Art lovers curious to see works that the venerable auction house Christie’s puts on the block don’t need to go to an actual auction. Thanks to a recent partnership with JW Marriott, art from upcoming Christie’s sales will be displayed in special preview exhibits at hotels around the world.
So you’ve eaten your way through Italy. You know your pecorini from your parmigiani. You’ve already ordered the latest edition of the Silver Spoon, that classic Italian cooking tome that's resided on many a nonna’s shelf since 1950. If that’s the case, the second-annual Identita New York—a two-day event in New York City next week where six of the bel paese’s most celebrated chefs will show off their cooking prowess alongside six American culinary bigwigs—might already be on your radar.
On November 5, all of Miami Beach becomes a stage when more than 150 cultural events take over the town, from dusk to dawn. There’ll be water ballet at the Raleigh hotel; street theater from Barcelona’s Sarruga troupe on Ocean Drive; plus museums open round-the-clock and breakfast on the beach from Whole Foods. The best part? It’s all free. sleeplessnight.org.
Last month, T+L celebrated its 40th anniversary with 5,000 people hailing from 26 states to experience the culture, food and music of 35 countries at our first ever Global Bazaar, held at the Park Avenue Armory. As you can see in the time-lapse video above it was a smashing success from beginning to end. If you couldn't make it this time, don't miss out next year on what restauranteur Danny Meyer called "a gift to NYC."
Boston: After opening the Art of the Americas wing by Foster & Partners, the Museum of Fine Arts (MFA), Boston, continues its renovation with seven galleries devoted to contemporary art in the Linde Family Wing. First show: wood sculptures by Ellsworth Kelly on September 18. 465 Huntington Ave..
Montreal: Music director Kent Nagano leads the Montreal Symphony Orchestra in Beethoven’s Ninth Symphony to inaugurate the concert hall (Sept. 7), designed by Toronto architects Diamond & Schmitt. Rufus Wainwright joins the orchestra in a program featuring his own songs (Oct. 5). 1600 Rue St.-Urbain.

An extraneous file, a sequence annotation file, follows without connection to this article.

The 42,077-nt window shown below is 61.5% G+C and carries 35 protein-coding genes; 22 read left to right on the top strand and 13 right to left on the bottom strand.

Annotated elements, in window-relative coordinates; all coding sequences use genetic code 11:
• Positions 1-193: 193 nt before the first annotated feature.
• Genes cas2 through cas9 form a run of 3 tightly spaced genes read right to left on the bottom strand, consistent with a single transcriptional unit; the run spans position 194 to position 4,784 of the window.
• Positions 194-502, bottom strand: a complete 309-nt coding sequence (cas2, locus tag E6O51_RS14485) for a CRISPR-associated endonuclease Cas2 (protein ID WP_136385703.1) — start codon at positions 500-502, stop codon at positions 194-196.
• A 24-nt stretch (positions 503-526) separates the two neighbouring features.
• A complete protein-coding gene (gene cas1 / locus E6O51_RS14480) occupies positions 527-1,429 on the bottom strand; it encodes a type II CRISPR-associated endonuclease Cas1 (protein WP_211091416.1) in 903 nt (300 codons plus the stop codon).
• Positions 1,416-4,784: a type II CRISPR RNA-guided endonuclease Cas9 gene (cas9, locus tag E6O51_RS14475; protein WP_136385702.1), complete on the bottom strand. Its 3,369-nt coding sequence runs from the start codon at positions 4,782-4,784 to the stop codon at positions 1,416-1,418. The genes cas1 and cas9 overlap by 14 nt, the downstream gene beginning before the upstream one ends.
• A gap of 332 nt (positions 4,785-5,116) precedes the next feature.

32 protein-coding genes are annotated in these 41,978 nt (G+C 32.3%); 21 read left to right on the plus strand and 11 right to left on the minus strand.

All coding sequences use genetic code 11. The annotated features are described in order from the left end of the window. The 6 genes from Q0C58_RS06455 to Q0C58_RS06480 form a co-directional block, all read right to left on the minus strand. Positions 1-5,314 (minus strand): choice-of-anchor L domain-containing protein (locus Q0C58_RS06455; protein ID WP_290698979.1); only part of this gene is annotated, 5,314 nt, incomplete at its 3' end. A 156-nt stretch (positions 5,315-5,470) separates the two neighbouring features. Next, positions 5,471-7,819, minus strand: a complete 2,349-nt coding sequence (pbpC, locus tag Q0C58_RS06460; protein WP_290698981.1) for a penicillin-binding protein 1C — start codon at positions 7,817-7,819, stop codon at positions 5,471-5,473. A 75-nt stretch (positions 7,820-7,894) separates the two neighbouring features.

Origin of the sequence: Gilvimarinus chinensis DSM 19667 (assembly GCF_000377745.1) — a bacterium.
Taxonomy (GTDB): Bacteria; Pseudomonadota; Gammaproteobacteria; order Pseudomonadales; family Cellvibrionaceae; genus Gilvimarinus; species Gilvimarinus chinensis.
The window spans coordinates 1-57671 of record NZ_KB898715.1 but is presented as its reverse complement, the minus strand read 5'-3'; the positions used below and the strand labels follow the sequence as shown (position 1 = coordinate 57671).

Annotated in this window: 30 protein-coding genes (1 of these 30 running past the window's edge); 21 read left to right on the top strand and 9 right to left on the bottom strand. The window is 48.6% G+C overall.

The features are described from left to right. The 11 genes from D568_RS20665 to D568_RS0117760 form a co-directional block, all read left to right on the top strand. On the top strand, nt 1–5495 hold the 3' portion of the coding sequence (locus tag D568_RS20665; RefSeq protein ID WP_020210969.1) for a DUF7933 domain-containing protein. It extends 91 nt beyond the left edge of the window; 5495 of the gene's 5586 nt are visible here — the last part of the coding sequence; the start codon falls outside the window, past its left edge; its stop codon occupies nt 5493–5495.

Have you heard how hot it is
in London right now? Our friends at Black Tomato—who report Hyde Park is packed with Londoners soaking up vitamin D—have put together a little Indian summer
package to celebrate the welcome warmth, and highlight a few
fun/interesting events going on around town the next few weeks:
Food and wine festivals are becoming a ubiquitous fixture in every self-respecting dining destination, but until recently, the City of Angels had little to call its own.
Enter the first-annual Los Angeles Food & Wine (LAFW), presented by American Express Publishing (T+L's parent company): a four-day (October 13-16) festival that features more than 50 culinary events across four neighborhoods. From a California clambake in Santa Monica with chef Tom Colicchio, to a red carpet VIP event and pork and pinot noir party hosted by chef Todd English, to a musical performance by Train, the festival promises to levy L.A.’s megawatt star power while showcasing its considerable dining chops. We got the scoop from LAFW’s co-founder, David Bernahl.
Q:How did the LAFW come about? A: There are all these rock star younger chefs that are really leading the culinary world right now, and we knew from experience that this is the best way to get people interested in food and wine. We set out two years ago to start creating something that was deserving of the city.